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Chatting With the Tea Party

Jeffrey C. Wolf                                       photos by Matthew Dunivan




By Marc Miller


Back in ancient history, when there were just three networks, everybody got their news from middle-of-the-road Huntley-Brinkley or Walter Cronkite or Harry Reasoner, and extremism was less extreme. Now political zealots dwell within their bubbles of Fox News or MSNBC, and the echo chamber reverberates, and realities become more skewed and less subject to the opposing viewpoint. That may or may not be the message, but it’s surely the takeaway, of Chatting With the Tea Party, Rich Orloff’s autobiographical docu-drama. While the theatrical devices it employs are minimal, to put it mildly, it does get a dialogue going between factions who never talk to, and only slam, each other. And that’s valuable.


Orloff’s an Upper West Side liberal with Upper West Side liberal friends, and he spent a year—October 2011 to October 2012—traveling the country and attending Tea Party meetings, just to figure out what the other side was saying and where its animosity toward values he prized was coming from. Hence Chatting With the Tea Party, a verbatim condensation of what these way-out-of-New-York self-described patriots had to say. Jeffrey C. Wolf plays (overplays, to these eyes) Orloff, and John E. Brady, Maribeth Graham, and Richard Kent Green are the dozens of Tea Partiers holding forth on guns, taxes, Obama, and, especially, what they regard as government overreaching. It’s a simple format: Orloff narrates, often wittily—“like most writers,” he says of his project, “my first step is procrastination”—and leads us through Nebraska, Idaho, the Deep South, and places you may not expect the Tea Party to thrive. One of the most virulent of the bunch, and the only outwardly racist Partier Orloff met, leads the Bronx faction.


 (L to R) John E. Brady, Maribeth Graham, Jeffrey C. Wolf, and Richard Kent Green 


He’s trying, somewhat surprisingly, to humanize them. And he succeeds. Meanwhile, the scripted reactions of his UWS buddies come across as smug, self-serving, and narrow-minded. It’s hard to believe, and let’s choose not to, that none of them even tried to listen to the genuine frustrations and occasional nuggets of reason voiced by the opposition, as filtered through Orloff; chalk it up to dramatic license. But the Tea Partiers emerge as varied, occasionally intelligent, and sometimes appealing. We kind of fall in love with Darr Moon, the leader of the Custer County, Idaho Tea Party; he’s a genuine and nonjudgmental patriot, he persuades us the feds have unintentionally made the environment around him worse, and he convincingly sees homesteading as a possible partial solution to the welfare state. And he’s a nice man. Annette Burger, of McMinn County, Tennessee, opposes government handouts of any kind and won’t listen to reason on taxes, but she’s a poised, thoughtful lady who’s working for the Party out of a genuine altruism, and admits that maybe the Tennessee Valley Authority was a good thing.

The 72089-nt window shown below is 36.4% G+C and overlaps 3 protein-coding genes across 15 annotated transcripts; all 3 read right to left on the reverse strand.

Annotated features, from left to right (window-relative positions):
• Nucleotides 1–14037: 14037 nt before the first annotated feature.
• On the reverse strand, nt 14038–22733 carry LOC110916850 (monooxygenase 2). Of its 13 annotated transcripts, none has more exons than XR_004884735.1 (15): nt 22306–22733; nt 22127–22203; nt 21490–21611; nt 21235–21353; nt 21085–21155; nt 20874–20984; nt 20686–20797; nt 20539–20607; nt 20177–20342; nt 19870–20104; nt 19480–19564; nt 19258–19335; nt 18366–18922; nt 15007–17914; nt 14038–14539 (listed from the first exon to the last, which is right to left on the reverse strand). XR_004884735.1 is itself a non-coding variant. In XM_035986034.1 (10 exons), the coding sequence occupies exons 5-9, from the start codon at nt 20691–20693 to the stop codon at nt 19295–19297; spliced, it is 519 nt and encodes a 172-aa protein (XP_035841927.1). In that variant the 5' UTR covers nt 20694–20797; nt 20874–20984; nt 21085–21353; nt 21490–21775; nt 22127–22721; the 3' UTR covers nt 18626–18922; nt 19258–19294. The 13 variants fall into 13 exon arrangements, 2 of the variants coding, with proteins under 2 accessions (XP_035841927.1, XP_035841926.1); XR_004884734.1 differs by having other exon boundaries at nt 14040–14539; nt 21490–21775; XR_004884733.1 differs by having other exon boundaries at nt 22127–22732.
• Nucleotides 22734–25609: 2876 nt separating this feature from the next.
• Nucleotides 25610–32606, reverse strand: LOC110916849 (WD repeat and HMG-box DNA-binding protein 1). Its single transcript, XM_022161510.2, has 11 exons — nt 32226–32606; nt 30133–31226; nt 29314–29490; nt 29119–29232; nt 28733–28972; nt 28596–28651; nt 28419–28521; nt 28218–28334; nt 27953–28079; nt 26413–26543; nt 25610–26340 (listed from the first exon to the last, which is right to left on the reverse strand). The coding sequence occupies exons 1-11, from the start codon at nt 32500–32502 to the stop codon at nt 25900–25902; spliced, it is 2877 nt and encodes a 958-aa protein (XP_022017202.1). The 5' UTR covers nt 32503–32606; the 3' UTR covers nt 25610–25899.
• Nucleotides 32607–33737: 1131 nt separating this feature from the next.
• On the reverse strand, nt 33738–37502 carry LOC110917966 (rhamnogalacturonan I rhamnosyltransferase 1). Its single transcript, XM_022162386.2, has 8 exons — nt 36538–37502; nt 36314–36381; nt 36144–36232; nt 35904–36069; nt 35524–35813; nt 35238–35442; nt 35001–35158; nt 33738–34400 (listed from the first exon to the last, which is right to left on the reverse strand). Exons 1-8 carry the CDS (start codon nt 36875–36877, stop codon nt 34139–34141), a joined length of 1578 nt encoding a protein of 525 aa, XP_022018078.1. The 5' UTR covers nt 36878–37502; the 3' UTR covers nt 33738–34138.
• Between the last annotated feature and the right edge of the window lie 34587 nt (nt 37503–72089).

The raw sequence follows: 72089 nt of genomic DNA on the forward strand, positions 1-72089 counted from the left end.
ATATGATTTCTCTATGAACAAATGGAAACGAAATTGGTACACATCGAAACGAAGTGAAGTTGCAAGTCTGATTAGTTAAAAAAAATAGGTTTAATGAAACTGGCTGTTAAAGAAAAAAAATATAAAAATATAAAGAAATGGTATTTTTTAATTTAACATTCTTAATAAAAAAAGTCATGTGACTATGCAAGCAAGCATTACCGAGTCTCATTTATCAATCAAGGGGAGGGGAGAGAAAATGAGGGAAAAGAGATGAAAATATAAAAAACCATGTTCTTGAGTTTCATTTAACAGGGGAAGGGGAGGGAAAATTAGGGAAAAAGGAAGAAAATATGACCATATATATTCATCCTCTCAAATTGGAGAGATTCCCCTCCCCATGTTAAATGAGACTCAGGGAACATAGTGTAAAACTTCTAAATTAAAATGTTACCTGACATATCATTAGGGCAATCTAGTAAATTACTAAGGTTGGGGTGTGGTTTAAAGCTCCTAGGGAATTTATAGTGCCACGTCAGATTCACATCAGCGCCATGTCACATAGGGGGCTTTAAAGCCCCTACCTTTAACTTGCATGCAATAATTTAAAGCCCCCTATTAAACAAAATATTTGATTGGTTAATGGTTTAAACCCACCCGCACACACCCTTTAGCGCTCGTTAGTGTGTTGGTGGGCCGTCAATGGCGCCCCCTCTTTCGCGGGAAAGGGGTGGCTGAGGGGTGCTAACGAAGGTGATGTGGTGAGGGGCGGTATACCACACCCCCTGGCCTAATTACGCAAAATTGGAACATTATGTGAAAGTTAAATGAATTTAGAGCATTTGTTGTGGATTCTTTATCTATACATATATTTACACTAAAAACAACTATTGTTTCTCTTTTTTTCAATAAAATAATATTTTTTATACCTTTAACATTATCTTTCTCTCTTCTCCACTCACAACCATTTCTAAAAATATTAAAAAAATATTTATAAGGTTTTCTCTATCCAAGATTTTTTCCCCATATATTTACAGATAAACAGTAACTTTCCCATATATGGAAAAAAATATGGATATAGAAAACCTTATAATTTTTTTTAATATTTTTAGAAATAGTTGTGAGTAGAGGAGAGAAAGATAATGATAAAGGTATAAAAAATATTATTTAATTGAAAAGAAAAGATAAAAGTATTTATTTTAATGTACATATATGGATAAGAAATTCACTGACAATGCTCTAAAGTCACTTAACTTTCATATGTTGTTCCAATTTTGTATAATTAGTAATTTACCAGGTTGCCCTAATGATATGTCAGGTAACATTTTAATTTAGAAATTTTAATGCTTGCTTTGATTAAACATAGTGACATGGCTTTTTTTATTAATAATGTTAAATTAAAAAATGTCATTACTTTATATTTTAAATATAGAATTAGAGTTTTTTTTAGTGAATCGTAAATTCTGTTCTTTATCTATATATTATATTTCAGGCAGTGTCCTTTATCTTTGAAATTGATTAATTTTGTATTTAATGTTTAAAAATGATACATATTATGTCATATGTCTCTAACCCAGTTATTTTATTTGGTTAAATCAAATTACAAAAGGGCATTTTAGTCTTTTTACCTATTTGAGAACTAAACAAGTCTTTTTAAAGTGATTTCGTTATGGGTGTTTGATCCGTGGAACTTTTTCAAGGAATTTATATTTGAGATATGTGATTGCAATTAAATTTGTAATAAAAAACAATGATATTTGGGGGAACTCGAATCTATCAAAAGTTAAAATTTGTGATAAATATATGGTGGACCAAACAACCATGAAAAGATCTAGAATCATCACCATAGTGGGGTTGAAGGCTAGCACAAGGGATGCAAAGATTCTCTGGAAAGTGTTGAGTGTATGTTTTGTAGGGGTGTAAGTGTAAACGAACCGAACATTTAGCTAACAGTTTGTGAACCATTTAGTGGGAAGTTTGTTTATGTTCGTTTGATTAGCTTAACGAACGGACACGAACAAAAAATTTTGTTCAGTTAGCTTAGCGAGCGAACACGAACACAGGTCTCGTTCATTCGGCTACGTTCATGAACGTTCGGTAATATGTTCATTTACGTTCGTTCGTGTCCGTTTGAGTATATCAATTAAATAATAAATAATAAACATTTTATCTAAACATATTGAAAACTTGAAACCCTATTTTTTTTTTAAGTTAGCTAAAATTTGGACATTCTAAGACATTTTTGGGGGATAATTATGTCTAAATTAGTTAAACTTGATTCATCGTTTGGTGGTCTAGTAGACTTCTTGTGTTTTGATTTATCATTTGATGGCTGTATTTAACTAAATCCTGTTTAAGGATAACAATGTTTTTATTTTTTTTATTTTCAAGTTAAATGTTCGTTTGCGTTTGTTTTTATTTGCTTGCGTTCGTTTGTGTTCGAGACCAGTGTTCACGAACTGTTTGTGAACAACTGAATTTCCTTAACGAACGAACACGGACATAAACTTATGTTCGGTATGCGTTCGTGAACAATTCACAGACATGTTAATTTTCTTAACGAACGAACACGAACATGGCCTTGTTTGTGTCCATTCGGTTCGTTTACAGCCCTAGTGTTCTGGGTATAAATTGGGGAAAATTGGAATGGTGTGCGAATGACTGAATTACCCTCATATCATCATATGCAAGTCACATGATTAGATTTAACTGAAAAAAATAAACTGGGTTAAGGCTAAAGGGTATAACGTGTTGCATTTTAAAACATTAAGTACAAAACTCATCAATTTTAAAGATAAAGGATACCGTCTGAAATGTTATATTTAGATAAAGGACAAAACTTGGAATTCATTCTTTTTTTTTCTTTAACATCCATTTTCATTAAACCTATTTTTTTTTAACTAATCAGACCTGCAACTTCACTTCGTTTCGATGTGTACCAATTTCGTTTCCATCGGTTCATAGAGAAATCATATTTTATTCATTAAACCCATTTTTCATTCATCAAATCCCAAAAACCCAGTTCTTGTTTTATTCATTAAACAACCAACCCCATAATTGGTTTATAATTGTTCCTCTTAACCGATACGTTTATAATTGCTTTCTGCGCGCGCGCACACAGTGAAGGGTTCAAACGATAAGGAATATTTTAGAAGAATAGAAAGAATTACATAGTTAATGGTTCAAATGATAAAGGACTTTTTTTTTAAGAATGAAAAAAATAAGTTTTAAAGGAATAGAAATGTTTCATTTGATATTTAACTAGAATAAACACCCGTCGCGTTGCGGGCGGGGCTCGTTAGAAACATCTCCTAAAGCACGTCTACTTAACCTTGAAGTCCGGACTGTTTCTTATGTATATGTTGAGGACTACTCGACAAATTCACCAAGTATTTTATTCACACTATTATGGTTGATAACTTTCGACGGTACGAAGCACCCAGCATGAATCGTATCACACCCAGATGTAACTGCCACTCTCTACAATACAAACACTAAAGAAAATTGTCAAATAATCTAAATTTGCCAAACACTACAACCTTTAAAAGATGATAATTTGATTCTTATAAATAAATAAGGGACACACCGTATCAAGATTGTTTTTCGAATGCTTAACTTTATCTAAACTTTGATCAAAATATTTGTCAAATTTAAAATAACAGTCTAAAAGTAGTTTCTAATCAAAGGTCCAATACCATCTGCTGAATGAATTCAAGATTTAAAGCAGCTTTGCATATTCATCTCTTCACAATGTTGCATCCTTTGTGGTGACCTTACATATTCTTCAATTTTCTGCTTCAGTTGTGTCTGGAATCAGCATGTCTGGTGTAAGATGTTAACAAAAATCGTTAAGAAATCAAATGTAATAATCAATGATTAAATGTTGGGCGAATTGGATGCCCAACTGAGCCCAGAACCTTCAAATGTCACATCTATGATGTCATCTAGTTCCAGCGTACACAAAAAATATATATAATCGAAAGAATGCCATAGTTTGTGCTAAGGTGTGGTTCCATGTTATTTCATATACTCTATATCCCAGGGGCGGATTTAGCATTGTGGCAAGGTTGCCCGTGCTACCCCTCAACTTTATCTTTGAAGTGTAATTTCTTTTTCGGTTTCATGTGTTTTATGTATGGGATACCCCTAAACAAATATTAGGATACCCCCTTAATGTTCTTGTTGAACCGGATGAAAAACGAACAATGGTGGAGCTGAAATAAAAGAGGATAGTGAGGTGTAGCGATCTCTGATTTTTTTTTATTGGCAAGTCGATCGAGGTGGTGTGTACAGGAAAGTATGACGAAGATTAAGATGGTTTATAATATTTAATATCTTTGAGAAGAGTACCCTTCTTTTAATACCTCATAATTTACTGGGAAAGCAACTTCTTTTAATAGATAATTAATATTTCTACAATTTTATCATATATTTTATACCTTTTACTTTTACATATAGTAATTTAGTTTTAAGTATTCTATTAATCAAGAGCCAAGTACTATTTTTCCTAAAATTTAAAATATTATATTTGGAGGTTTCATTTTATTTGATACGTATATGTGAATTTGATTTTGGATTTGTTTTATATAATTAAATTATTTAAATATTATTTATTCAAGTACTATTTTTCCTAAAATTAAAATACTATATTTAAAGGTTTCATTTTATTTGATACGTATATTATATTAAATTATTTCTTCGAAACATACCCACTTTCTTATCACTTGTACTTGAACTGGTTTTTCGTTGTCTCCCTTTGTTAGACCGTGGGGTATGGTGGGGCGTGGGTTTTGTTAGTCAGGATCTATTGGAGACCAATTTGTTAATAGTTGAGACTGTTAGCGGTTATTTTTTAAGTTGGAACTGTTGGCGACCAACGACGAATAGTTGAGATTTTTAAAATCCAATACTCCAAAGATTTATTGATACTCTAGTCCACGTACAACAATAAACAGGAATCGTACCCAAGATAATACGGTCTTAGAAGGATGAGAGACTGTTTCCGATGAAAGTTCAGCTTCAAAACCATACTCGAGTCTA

Of course, the liberals among us will be relieved to know, there’s plenty of Tea Party idiocy out there, too. Repeatedly, Orloff/Wolf will confront a Partier with irrefutable evidence that they’re wrong about something—Obama’s birthplace, teachers’ falling salaries, tax rates under Reagan/Bush vs. Clinton/Obama—and they just won’t accept it, their stubbornness and intransigence proving stronger than their rational skills. Their ignorance, and need to hold on to it, is maddening. Race, amazingly, doesn’t appear to motivate them much, but guns sure do, and the Second Amendment arguments between Orloff and the other side represent a gap that sadly will never be bridged.


Diverse as the Tea Party voices are, Lynnette Barkley’s direction hasn’t differentiated them much. You glance at a stage direction in the script—“with vulnerability and enormous concern,” goes the one for a Tea Party lady who wonders if Orloff will tell the truth about them—and realize that Graham didn’t bring that vulnerability and enormous concern out. The Southern and Midwestern accents feel broad and pasted-on, and the characterizations do approach caricature at times; only when a Partier gets an extended monologue, or dialogue with Orloff, does a complete human being emerge. Barkley’s blocking, on Nick Francone’s barely-a-set of tables and chairs, is mostly face-front-and-declaim. Paul Girolamo has provided some helpful projections, and Daniela Hart’s sound design, in the small black box that is the Robert Moss Theater, is at least unobtrusive.


If you expect to have your preconceived New York liberal notions of who comprises the Tea Party validated, you may be in for a surprise—the interviewees here are frequently unreasonable, or uninformed, or unrelenting, but they’re not all Fox News airheads. And Chatting with the Tea Party might have come up with a format more theatrical or imaginative than Orloff’s straightforward reportage, but it does leave you with plenty to think about, and it refuses to reduce its often provocative political discourse into shrink-wrapped sound bites. That’s more than you’ll likely get from the cable or network reporting on Iowa or New Hampshire.


Running time: 1 hour 55 minutes, with one 10-minute intermission.


Chatting With the Tea Party plays through Feb. 21 at the Robert Moss Theater, 440 Lafayette St., 3rd Floor, New York. Tickets can be purchased at